Now, let’s say we want to represent a subset of the people whose favorite color is red. We can take the original flat vector of names and wrap it in a dictionary vector with indices pointing only to rows where color = red, e.g., rows 0, 2, and 3.

As we can see, dictionary vectors represent cardinality increase and reduction. 

Dictionary encoding with strings in Druid

Since string value sizes vary from row to row, dictionary encoding is employed, where each distinct value is placed into a sorted dictionary and assigned an integer identifier representing its position in the sorted set of values. The actual column part we store in the segment then consists of a series of integers that map to the values in the dictionary rather than the values themselves.

Besides the integer dictionary id column and the value dictionary as described above, in Druid, there is a third part that consists of bitmap value indexes ordered identically to the value dictionary, where the set bits of the bitmap corresponds to which rows of the integer column contain that dictionary identifier. Druid stores things like this for a few reasons. 

  • First, dictionary encoding makes random access to individual rows an efficient computation. Integers are a fixed width, so we can compute the offset in the integer column for a specific row in code simply by multiplying the number of bytes per value by the row number.
  • Second, since the integer column parts are stored in fixed-size compressed blocks and use a byte packing strategy to use the smallest number of bytes representing all values, we can also compute which block a particular row belongs to in order to decompress it and then seek out the desired row.

What is delta encoding?

Delta encoding refers to techniques that store data as the difference between successive samples (or characters) rather than directly storing the samples themselves. The image below shows an example of how this is done. The first value in the delta-encoded file is the same as the first value in the original data. All the following values in the encoded file are equal to the difference (delta) between the corresponding value in the input file and the previous value in the input file.

Delta encoding can be used for data compression when there is typically only a slight change between adjacent values.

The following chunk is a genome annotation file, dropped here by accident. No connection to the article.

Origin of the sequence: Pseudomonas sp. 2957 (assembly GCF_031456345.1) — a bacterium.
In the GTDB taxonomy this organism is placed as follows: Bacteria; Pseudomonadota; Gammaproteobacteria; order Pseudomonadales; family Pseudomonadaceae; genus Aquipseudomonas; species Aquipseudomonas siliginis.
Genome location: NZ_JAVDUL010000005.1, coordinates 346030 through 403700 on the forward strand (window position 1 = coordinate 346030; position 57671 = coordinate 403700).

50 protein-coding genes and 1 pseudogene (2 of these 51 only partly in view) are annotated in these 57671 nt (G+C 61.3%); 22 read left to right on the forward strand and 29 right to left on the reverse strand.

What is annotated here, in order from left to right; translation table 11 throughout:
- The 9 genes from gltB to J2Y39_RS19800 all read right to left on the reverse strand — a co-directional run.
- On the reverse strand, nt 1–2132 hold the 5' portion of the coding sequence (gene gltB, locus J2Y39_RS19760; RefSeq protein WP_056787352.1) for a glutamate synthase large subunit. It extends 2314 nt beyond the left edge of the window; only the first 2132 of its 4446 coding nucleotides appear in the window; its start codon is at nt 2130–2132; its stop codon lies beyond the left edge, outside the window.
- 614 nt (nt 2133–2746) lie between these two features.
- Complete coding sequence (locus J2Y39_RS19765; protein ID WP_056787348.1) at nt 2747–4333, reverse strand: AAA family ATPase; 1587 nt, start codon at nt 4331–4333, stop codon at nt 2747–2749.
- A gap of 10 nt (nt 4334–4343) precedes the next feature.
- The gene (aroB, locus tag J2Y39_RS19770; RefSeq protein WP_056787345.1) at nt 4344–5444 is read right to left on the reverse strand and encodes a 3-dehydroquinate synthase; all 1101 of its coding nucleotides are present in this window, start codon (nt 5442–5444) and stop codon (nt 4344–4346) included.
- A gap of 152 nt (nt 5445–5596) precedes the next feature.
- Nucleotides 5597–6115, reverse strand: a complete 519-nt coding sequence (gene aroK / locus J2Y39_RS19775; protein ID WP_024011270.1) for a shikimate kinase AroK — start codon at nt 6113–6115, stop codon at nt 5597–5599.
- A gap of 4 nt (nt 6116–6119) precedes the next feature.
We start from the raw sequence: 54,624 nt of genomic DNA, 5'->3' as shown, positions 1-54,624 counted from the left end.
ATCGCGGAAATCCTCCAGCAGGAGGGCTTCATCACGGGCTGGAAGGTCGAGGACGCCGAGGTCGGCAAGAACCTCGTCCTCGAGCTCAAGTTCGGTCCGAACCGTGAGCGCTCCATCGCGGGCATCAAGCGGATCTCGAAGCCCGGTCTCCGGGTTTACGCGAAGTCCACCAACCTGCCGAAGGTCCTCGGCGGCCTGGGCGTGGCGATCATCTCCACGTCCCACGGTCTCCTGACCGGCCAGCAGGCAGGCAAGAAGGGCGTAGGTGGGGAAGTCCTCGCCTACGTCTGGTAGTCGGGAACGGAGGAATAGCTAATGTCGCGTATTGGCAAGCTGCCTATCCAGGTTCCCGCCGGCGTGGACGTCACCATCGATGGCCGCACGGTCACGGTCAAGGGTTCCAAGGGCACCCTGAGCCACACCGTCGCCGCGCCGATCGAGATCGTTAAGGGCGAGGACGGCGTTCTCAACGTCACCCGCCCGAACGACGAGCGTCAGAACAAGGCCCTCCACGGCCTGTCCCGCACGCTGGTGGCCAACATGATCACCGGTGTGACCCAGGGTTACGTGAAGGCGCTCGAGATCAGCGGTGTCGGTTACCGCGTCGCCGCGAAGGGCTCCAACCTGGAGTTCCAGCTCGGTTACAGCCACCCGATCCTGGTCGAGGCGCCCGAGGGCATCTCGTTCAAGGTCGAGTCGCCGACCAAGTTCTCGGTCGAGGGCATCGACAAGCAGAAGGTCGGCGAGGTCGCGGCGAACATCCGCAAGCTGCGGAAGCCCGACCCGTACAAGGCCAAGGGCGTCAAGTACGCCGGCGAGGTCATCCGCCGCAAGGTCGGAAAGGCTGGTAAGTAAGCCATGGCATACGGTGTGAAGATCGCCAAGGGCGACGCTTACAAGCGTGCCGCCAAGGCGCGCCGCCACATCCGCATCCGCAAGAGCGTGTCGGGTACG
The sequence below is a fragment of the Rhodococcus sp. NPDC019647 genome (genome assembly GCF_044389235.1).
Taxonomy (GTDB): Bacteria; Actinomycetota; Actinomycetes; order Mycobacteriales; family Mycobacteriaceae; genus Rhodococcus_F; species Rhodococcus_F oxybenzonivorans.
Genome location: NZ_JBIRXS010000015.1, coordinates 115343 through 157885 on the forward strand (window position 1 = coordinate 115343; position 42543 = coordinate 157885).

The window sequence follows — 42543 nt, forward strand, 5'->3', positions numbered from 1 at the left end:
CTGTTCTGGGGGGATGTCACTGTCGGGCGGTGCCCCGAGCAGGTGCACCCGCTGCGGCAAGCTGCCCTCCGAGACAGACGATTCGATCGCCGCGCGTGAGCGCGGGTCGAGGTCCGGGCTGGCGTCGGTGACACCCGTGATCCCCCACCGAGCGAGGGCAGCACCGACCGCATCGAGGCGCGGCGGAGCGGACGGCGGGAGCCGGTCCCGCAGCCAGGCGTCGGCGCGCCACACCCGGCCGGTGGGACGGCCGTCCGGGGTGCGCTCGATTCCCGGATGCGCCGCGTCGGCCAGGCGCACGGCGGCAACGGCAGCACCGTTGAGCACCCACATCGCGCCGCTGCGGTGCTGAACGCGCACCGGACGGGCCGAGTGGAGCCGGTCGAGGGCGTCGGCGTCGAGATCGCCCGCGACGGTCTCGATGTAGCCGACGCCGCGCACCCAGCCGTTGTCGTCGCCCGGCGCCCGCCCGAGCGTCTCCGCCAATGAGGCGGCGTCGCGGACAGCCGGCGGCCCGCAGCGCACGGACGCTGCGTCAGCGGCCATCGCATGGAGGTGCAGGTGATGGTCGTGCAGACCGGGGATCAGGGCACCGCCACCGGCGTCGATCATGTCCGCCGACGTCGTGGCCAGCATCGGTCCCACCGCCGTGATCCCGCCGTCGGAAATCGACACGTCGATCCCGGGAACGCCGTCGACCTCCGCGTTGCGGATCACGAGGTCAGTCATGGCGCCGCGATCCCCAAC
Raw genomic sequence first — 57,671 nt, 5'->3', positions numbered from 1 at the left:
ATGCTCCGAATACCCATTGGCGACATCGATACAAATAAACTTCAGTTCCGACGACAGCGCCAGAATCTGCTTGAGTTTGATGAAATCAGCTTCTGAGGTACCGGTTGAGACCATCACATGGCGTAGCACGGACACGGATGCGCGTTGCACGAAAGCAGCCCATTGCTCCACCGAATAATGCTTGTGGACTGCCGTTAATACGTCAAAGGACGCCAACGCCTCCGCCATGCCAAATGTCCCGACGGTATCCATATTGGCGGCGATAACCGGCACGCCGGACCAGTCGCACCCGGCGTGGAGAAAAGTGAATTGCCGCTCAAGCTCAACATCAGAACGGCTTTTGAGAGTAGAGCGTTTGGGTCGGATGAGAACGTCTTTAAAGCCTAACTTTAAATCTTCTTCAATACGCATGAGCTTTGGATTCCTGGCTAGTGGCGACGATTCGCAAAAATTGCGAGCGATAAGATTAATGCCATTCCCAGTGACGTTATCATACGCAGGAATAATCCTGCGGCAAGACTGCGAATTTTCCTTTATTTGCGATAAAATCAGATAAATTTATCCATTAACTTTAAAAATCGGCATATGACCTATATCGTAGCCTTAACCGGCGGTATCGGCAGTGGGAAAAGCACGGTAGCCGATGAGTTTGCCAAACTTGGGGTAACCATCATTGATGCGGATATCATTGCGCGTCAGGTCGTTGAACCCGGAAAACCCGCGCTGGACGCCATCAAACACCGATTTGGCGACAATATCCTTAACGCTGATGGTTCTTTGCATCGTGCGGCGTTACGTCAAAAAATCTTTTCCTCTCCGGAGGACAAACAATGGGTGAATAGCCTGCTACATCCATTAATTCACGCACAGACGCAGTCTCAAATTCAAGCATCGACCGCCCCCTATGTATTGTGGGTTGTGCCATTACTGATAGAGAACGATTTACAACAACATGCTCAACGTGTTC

What is front coding?

Front coding is a type of delta encoding compression algorithm, whereby common prefixes (or suffixes) and their lengths are recorded so that they need not be duplicated. This algorithm is particularly suitable for compressing sorted data, e.g., a list of words from a dictionary.

InputCommon prefixCompressed output
myxano preceding word0 myxa
myxophyta‘myx’3 ophyta
myxopod‘myxop’5 od
nabno common prefix0 nab
nabbed‘nab’3 bed
nabbing‘nabb’4 ing
nabit‘nab’3 it
nabk‘nab’3 k
nabob‘nab’3 ob
nacarat‘na’2 carat
nacelle‘nac’3 elle
64 bytes 46 bytes

Front coding in Druid

We can enable front coding on both existing data sources as well as new data sources. It works for string columns as well as for MVDs and arrays. We can add the configuration with compaction with existing data source(s). 

However, please note that this will trigger the compaction job for all segments (including the ones that have already been compacted). The bucketSize value is always 2ˆx. Based on my experience so far, we have seen 20% to 25% of storage reduction between bucketSize of 16 and 32.
To enable front coding, we need to add the stringDictionaryEncoding under tuningConfig. See below:

"tuningConfig": {
    "type": "index_parallel",
    "partitionsSpec": {
        "type": "dynamic"
    "indexSpec": {
        "stringDictionaryEncoding": {
            "type": "frontCoded",
            "bucketSize": 4,
            "formatVersion": 1

Front coding is a fantastic functionality and can be super helpful in reducing storage if we have the right data set. A good example could be a data source with columns containing URLs. Since the majority of URL data will have something like where strings like http://, .com, and index.asp might be redundant across the entire data source, this would be a very good candidate for utilizing this feature.